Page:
Remembering Chris Cromarty, a First Nations elder, leader and example of living the good life
Cromarty was a gentle, caring man who helped unite First Nations in northwestern Ontario
This piece is part of CBC Thunder Bay's special National Indigenous Peoples Day coverage Mino Bimaadiziwin — The Good Life.
Chris Cromarty was a gentle, caring family man whose dogged determination helped unite First Nations in northwestern Ontario and get the attention of the government.
Cromarty, the founding vice president of Grand Council Treaty #9, which later evolved into the Nishnawbe Aski Nation, died earlier this month in Sioux Lookout. He was born in 1937 in Kitchenuhmaykoosib Inninuwug First Nation in northwestern Ontario.
Cromarty attended both the Pelican Lake Indian Residential School at Pelican Falls near Sioux Lookout and the Shingwauk Indian Residential School in Sault Ste. Marie.
"He endured a lot of trauma and abuse, just like many of the survivors… I think they just had a lot of strength, a lot of resilience," said NAN Grand Chief Derek Fox. "Residential schools were still in existence at that time,"
A leader 'willing to sacrifice' for his people
He and his fellow survivors were motivated by a desire to no longer see children taken from their homes, Fox said.
"As a leader Chris believed in preserving traditional practices and was concerned with young people losing touch with their language, culture, and spirituality," according to a news release from the Nishnawbe Aski Nation announcing Chromarty's death earlier this month.
"He often spoke about seeing positive change in young people as they returned to traditional teachings."
Alvin Fiddler, former grand chief and health transformation lead for NAN recalled the determination of leaders such as Cromarty, who launched Grand Council Treaty #9 with no government funding and often traveled to meetings in Timmins or even Toronto by car.
"They were willing to sacrifice whatever it was they needed to, to be able to achieve the vision that they had," Fiddler said.
After serving as vice president of Grand Council Treaty #9, Cromarty returned to his home community of Kitchenuhmaykoosib Inninuwug and managed the co-op there.
'Salt of the Earth'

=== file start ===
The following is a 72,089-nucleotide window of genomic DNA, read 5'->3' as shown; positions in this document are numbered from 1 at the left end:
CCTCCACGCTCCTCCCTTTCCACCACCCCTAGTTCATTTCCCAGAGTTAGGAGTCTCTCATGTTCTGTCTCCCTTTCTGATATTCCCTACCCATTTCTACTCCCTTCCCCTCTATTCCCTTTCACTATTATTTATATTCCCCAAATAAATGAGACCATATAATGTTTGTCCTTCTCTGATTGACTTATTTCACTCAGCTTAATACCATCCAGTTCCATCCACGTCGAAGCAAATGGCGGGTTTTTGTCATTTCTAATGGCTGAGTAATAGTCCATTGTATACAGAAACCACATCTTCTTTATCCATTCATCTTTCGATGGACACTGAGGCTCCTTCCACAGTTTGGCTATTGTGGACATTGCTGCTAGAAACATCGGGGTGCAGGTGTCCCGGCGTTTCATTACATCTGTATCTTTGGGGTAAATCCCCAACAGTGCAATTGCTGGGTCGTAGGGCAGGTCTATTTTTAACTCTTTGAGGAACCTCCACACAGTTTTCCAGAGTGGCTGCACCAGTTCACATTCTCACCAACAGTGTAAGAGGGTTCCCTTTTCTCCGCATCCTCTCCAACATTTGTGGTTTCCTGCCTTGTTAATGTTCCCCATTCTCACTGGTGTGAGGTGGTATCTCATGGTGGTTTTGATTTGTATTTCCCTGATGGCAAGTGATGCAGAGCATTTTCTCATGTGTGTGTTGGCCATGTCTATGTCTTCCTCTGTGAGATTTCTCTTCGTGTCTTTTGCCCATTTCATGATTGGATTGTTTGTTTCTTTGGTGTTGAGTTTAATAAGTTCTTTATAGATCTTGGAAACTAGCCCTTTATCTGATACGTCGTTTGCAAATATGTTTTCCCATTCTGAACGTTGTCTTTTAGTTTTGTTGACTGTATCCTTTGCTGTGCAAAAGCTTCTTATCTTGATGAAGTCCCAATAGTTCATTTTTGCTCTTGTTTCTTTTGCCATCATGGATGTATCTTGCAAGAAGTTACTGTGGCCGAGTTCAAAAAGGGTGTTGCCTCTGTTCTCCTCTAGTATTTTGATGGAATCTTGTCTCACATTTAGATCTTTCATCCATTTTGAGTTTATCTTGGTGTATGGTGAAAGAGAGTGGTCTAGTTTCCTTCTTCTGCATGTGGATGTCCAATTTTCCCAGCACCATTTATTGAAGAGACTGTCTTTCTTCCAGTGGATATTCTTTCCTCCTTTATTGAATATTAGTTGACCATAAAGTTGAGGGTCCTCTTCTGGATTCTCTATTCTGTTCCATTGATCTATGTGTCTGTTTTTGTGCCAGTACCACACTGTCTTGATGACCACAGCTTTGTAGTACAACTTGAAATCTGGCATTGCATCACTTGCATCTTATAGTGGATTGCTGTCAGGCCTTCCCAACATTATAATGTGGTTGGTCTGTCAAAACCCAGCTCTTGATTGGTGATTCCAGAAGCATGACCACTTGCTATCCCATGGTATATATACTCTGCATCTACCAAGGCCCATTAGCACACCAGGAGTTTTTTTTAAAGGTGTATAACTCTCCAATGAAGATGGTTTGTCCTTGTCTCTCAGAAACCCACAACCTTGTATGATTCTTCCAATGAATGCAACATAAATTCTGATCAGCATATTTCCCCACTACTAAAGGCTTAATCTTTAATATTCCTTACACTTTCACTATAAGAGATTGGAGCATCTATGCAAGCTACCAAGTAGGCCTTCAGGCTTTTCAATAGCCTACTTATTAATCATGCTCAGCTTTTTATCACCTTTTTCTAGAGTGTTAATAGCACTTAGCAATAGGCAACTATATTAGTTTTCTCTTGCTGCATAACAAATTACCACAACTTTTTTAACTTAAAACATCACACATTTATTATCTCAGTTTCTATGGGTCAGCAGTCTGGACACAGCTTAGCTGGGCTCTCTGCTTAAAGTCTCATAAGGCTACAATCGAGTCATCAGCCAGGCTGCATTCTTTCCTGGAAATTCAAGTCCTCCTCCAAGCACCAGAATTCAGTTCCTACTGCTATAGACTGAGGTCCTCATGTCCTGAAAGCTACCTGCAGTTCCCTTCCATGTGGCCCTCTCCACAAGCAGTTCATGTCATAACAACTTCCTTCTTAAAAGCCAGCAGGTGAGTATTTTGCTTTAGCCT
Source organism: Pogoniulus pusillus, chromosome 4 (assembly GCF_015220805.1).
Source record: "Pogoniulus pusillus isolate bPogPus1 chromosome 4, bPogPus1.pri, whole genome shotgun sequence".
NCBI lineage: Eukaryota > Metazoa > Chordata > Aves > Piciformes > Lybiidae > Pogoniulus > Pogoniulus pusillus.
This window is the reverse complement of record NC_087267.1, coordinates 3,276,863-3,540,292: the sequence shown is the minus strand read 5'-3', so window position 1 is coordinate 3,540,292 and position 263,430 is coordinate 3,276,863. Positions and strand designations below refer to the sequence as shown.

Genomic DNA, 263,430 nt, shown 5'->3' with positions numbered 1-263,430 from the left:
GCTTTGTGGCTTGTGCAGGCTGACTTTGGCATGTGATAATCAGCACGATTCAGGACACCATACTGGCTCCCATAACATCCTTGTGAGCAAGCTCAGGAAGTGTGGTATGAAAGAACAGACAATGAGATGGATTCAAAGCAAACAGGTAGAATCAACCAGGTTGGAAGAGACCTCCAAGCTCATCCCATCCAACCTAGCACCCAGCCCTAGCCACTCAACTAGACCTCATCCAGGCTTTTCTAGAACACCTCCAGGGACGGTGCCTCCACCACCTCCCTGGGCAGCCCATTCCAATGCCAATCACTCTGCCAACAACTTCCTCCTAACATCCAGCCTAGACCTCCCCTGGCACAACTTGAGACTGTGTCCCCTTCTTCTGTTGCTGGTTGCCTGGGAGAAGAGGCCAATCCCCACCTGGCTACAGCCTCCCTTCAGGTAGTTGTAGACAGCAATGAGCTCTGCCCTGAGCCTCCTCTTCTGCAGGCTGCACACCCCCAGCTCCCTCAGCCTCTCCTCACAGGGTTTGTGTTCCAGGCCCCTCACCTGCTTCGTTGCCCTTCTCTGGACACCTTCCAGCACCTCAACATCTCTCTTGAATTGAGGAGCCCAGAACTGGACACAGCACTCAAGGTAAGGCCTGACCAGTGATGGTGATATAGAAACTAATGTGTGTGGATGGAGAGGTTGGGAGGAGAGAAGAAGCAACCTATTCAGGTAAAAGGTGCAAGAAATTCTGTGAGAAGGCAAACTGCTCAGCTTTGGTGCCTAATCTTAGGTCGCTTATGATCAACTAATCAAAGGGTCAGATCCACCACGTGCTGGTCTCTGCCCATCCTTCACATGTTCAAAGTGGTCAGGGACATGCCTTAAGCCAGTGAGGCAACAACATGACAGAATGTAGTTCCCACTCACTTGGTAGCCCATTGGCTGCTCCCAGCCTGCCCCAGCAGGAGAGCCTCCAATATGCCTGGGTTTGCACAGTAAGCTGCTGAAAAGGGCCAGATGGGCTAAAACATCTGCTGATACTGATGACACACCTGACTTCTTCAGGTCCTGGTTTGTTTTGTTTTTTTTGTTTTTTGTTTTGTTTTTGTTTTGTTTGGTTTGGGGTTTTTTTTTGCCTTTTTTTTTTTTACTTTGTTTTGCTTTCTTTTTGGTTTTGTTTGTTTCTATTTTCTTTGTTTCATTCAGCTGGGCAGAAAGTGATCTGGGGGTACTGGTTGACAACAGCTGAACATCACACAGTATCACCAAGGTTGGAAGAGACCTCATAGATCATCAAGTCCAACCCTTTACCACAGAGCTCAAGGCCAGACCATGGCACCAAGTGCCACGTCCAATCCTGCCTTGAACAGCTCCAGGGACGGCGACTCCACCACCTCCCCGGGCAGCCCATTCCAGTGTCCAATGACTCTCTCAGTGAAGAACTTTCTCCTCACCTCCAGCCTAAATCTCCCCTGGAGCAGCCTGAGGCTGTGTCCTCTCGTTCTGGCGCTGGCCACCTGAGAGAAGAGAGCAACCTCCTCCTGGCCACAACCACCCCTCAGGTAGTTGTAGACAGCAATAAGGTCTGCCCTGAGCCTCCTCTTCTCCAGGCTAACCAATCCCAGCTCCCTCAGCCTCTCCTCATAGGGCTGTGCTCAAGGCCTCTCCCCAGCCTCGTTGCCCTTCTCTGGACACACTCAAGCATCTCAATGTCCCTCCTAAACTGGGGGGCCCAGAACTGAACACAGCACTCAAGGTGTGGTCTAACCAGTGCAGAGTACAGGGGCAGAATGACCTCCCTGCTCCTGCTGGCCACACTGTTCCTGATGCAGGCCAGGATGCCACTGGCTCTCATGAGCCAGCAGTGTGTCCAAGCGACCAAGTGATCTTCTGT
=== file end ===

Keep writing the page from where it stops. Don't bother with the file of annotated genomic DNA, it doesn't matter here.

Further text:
Kitchenuhmaykoosib Inninuwug Chief Donny Morris remembered him as the "salt of the Earth."
"Chris was friendly to everybody," Morris said. "He was a gentle person. He cared for his people when he was in a leadership capacity and being an elder too."
Speaking of Cromarty and his wife, Morris said, "I think they treated me like anybody would treat their own son."
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Later in life, Cromarty played a key role in the 1997 Four Party Hospital Services Agreement, which merged two hospitals in Sioux Lookout into what eventually became the Meno Ya Win Health Centre.
Cromarty was also a champion for health care within First Nation communities, and remained active throughout his life, Fiddler said.
Living a 'good life'
Fiddler recalled visiting Cromarty in Wunnummin Lake – where Cromarty lived prior to his passing – along with then-Health Minister Jane Philpott to inform Cromarty that the community had been approved for a new health centre.
"One of the things I regret is that Chris wasn't able to see the completion of the facility," Fiddler said. "But he saw it being built. And that gives me some satisfaction to know that his work and his vision is all being worked on, and his community will have a new health centre."
The Meno Ya Win Health Centre awarded Cromarty its inaugural Chris Cromarty Excellence in Leadership Award in 2007.
NAN presented Cromarty with a lifetime achievement award in 2012.
"In the end, he had his wife by his side, and he had kids, and I think the good life is being a family man," Fox said.
"You know, he did all he could, and he passed away in his homelands. And he passed away knowing that there's people taking over, that he passed on his teachings."
This piece is part of CBC Thunder Bay's special National Indigenous Peoples Day coverage Mino Bimaadiziwin — The Good Life. You can find all of our coverage here.